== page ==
Since Lukka doesn't resolve until later in the game Omen of the Sun acts as a flash threat that pressures Narset and Teferi. It might be tempting to make a 2/2 shark token block a 1/1, but that exposes you to a second main phase Lukka. Resist the temptation.

Omen of the Sea becomes a better early play because casting The Birth of Meletis on the draw exposes you to a resolved Teferi. If this happens you will likely lose the game as Lukka will resolve soon after. I scry Lukka to the bottom post board more often since I will eventually draw a copy when the time is right. Shark Typhoon is the best mid game threat as it helps you win without casting a spell and also draws additional lands.

Elspeth Conquers Death's third act can trigger activity. The early Teferi bait can return and give you free reign to resolve a Lukka. Make sure you answer opposing ECDs.

Temur Reclamation

Temur Reclamation is the most challenging matchup. I can't keep a Game 1 hand knowing I'm up against Temur Reclamation either. They either play Keruga or no companion at all. I can't know for sure if I'm up against Temur Rec since Keruga is in all Jeskai Fires lists, too.

Expansion // Explosion can be cast for a large amount before Agent of Treachery can steal a meaningful amount of lands. I go for their Wilderness Reclamation as the untap can give me extra castle activations and cut their mana by a significant amount. The key to winning Game 1 is having a big turn with Yorion blinking out multiple Agents.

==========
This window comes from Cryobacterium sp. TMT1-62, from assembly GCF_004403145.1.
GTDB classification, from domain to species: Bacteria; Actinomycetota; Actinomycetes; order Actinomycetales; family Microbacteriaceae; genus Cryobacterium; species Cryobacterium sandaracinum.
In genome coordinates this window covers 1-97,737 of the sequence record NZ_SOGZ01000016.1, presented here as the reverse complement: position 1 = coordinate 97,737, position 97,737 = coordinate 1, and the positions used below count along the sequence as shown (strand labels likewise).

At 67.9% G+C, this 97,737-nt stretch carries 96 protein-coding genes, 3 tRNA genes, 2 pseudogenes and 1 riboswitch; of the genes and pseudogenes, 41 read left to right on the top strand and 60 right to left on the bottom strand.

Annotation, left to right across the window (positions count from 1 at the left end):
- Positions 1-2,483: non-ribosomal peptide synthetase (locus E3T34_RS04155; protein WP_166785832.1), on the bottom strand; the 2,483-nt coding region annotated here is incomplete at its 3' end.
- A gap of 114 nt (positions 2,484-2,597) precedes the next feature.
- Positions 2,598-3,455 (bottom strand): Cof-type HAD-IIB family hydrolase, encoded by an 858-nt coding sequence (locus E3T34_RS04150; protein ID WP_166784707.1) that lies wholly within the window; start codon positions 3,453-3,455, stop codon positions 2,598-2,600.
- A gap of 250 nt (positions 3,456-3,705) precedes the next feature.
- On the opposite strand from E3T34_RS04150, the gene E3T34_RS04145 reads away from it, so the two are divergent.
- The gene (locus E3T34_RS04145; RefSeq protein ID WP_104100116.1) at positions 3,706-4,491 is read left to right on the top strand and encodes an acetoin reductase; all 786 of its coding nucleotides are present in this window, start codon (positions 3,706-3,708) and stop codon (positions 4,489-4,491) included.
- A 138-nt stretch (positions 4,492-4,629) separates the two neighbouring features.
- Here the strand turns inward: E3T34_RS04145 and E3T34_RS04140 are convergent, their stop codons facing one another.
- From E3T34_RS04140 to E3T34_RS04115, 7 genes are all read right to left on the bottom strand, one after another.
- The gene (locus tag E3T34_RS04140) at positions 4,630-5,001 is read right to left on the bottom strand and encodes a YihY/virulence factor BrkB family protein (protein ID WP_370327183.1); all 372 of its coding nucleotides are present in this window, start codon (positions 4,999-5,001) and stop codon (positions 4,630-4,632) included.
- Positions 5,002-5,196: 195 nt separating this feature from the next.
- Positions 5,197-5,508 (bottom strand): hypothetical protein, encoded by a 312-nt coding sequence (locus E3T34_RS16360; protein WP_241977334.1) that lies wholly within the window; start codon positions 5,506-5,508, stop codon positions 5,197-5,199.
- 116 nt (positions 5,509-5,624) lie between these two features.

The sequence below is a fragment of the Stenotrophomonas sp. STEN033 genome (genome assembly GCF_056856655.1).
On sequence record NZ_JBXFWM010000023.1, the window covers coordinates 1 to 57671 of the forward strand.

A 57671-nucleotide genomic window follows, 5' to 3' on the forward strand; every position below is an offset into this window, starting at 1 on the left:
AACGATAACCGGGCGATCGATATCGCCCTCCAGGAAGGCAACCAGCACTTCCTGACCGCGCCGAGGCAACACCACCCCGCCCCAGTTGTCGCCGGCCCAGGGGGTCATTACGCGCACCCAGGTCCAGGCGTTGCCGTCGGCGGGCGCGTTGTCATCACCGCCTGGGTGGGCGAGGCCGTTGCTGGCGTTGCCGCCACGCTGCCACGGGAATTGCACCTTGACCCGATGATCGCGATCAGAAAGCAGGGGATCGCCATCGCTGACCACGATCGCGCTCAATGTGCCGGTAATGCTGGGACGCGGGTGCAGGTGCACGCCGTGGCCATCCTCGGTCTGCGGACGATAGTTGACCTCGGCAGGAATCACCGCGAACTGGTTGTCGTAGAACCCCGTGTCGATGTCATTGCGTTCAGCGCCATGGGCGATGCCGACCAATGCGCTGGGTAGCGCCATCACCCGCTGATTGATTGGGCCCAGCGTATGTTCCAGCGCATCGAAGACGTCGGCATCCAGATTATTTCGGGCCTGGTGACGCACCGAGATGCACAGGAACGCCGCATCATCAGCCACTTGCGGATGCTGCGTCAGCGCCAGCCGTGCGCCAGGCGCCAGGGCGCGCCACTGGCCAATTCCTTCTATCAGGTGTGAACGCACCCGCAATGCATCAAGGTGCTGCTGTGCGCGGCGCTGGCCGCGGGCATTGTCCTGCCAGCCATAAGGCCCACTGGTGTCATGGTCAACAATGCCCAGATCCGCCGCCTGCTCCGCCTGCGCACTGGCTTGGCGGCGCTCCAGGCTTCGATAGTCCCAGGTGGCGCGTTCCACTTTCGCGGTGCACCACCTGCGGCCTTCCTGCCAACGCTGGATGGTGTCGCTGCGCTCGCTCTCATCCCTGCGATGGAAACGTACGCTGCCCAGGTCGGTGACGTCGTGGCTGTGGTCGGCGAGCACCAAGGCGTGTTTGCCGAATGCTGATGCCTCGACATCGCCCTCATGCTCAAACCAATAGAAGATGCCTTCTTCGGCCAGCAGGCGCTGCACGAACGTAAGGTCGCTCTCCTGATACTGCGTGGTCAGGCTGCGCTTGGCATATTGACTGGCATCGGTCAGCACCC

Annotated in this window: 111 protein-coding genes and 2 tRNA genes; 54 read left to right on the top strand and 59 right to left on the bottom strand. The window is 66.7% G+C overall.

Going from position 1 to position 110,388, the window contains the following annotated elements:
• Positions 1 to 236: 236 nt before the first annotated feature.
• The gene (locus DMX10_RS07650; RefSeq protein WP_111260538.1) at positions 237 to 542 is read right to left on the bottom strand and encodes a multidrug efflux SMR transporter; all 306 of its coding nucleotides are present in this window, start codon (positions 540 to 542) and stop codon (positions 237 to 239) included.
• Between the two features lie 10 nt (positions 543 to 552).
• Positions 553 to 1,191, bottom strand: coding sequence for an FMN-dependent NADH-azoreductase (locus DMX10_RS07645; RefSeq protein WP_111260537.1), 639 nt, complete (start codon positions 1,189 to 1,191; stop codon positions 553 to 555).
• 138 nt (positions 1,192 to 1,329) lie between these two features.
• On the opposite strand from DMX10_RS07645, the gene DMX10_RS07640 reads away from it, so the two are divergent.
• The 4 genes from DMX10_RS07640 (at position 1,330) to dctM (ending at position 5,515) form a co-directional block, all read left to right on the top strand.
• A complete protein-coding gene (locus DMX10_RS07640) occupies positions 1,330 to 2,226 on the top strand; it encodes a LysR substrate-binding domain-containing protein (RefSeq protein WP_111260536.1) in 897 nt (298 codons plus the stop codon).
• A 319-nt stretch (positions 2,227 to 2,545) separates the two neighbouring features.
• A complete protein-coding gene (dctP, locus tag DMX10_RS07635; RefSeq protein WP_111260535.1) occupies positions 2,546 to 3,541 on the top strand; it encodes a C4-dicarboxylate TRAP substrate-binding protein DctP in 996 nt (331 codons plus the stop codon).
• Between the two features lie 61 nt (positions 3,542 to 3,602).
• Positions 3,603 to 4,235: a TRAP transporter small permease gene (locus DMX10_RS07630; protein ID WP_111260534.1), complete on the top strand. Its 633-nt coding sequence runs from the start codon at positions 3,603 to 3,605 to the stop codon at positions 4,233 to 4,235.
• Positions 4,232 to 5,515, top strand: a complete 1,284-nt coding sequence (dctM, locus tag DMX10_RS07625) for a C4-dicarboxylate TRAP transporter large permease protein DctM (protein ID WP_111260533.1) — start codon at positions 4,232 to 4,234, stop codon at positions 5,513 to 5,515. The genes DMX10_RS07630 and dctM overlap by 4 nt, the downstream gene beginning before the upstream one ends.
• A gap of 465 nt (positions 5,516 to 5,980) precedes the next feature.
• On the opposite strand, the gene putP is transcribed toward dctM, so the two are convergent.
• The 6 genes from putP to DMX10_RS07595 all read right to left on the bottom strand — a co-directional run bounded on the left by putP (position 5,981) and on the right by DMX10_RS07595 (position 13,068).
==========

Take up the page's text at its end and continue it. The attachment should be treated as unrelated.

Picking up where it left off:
Scorching Dragonfire isn't great in the matchup, but it can hit Brazen Borrowers that pressure planeswalkers. It can also exile Uro by dealing it three damage when it has not escaped.

Temur Rec plays many maindeck counters. I try and stick an early Teferi because Jeskai Lukka needs to be the aggressor in the matchup. Mystical Dispute will typically counter the Teferi in Game 1 and they have many Negates after board.

Boros Cycling

Lurrus decks are either Boros Cycling or Rakdos Cat Oven. I've also seen Bogles-style White aggro decks, but those are more rare. The good news is you mulligan slower hands against all three decks. Elspeth Conquers Death and Agent of Treachery are bad to have in the opener. It's important to have Shatter the Sky, Birth of Meletis, Scorching Dragonfire, and Omen of the Sun.

Game 1 is difficult if they have a fast start on the play. The most important objective is stopping the early rush of creatures. The only target for Elspeth Conquers Death is Lurrus so don't worry about hoarding early interaction for their companion.

The Game 1s you lose to Cycling are when the opponent stops playing creatures and goes into hyper-cycling mode for large Zenith Flares. Narset prevents the opponent from drawing cards from cycling on their turn and a single card on your turn. It's a tell they already have the flare if they begin cycling just to discard.

The way to win the Zenith Flare games are similar to Temur Reclamation in Game 1. Since you cannot close early resource denial is the path to victory. The difference is you can stall a big fox with blockers then steal it with Agent.